1. Is this light still dangerous?
2. What is the best way to hande the 5 ground wires?

TIA,
Molo

jwelectric
07-06-2007, 06:24 PM
You done a good job. Make sure that all the wires go into the box and nothing is left out except the fixture wires.

Where is the receptacle?

molo
07-06-2007, 07:01 PM
If you look at photo 1 from my last post, the receptacle is at the lower left.

1. Is this light still dangerous?
2. What is the best way to hande the 5 ground wires?

TIA,
Molo

jwelectric
07-06-2007, 08:50 PM
If you look at photo 1 from my last post, the receptacle is at the lower left. My fault, just didn't look hard enough


1. Is this light still dangerous? Less dangerous now that it was before. It will be fine

2. What is the best way to hande the 5 ground wires?

TIA,
Molo Not sure what you are asking but be sure to bond the metal box and use a wire nut on the grounds ( I think this is what you are asking)

molo
07-06-2007, 09:40 PM
That's what I'm asking,
How do I bond the box?

frenchie
07-06-2007, 10:15 PM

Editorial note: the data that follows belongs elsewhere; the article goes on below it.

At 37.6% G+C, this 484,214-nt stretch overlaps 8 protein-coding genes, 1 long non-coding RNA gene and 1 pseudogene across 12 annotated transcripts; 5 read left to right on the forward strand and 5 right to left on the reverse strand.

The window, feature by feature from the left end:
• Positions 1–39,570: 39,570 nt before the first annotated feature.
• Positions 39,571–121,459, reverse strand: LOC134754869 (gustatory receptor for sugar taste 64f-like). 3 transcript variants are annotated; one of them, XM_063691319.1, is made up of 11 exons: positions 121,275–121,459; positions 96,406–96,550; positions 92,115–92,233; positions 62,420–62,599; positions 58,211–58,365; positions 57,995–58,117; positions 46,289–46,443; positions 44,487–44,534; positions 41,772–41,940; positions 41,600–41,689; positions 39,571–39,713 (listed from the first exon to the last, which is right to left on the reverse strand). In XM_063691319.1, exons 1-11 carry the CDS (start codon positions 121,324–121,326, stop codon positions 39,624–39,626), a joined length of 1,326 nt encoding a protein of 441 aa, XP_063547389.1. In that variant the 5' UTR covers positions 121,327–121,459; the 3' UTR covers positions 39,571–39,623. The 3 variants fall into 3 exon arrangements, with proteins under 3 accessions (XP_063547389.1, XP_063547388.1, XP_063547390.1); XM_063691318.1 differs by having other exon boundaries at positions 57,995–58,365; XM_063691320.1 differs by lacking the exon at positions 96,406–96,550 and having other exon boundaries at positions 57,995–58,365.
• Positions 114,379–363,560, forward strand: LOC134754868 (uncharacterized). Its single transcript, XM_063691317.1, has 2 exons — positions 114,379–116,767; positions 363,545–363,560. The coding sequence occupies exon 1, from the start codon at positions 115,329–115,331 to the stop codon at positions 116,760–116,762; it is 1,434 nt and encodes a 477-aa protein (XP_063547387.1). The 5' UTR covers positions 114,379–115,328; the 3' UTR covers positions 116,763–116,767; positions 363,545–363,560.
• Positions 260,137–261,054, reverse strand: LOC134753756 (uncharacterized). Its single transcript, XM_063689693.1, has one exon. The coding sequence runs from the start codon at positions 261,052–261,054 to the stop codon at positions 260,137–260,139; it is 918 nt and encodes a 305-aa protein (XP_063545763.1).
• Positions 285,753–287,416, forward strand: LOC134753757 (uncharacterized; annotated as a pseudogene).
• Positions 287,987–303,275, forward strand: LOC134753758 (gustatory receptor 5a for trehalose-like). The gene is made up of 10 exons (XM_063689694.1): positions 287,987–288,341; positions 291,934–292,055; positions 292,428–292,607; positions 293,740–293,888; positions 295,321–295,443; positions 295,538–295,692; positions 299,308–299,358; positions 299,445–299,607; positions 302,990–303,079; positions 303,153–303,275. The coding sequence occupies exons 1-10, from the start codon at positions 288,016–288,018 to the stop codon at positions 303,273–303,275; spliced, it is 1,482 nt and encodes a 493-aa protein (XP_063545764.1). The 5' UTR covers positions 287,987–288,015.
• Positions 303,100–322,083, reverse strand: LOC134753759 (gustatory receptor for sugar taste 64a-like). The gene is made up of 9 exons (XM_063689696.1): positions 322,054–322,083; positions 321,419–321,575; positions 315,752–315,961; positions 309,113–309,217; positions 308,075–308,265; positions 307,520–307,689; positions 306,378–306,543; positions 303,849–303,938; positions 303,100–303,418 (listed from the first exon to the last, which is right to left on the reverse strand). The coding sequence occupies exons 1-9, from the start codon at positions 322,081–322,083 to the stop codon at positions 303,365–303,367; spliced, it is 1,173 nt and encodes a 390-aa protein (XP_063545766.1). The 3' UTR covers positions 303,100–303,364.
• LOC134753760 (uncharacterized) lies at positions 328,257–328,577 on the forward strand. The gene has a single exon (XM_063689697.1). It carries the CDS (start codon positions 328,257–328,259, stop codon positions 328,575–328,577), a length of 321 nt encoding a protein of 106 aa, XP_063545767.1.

Means you connect the metal box to the ground wires.

Look for a grounding screw, inside the box. If there isn't one, look for a grounding-screw-hole. It's often got a little arrow nearby, and the letters "grd.", to differentiate it from the mounting holes.

If you need to get grounding screws, any electrical supply will have them, even HD has them sometimes.

Connect a pigtail under the screw, join the other end with your ground wires bundle. Which you connect all together, as Mike mentioned, with a wire nut.


...I was going to link to a picture I found on a google search, but it's from a blocked site.

So I stole it, instead.


They don't have a bundle of ground wires, and it's a fan not a light, so it's a tiny bit different; but the basic principle's the same:

molo
07-08-2007, 06:55 AM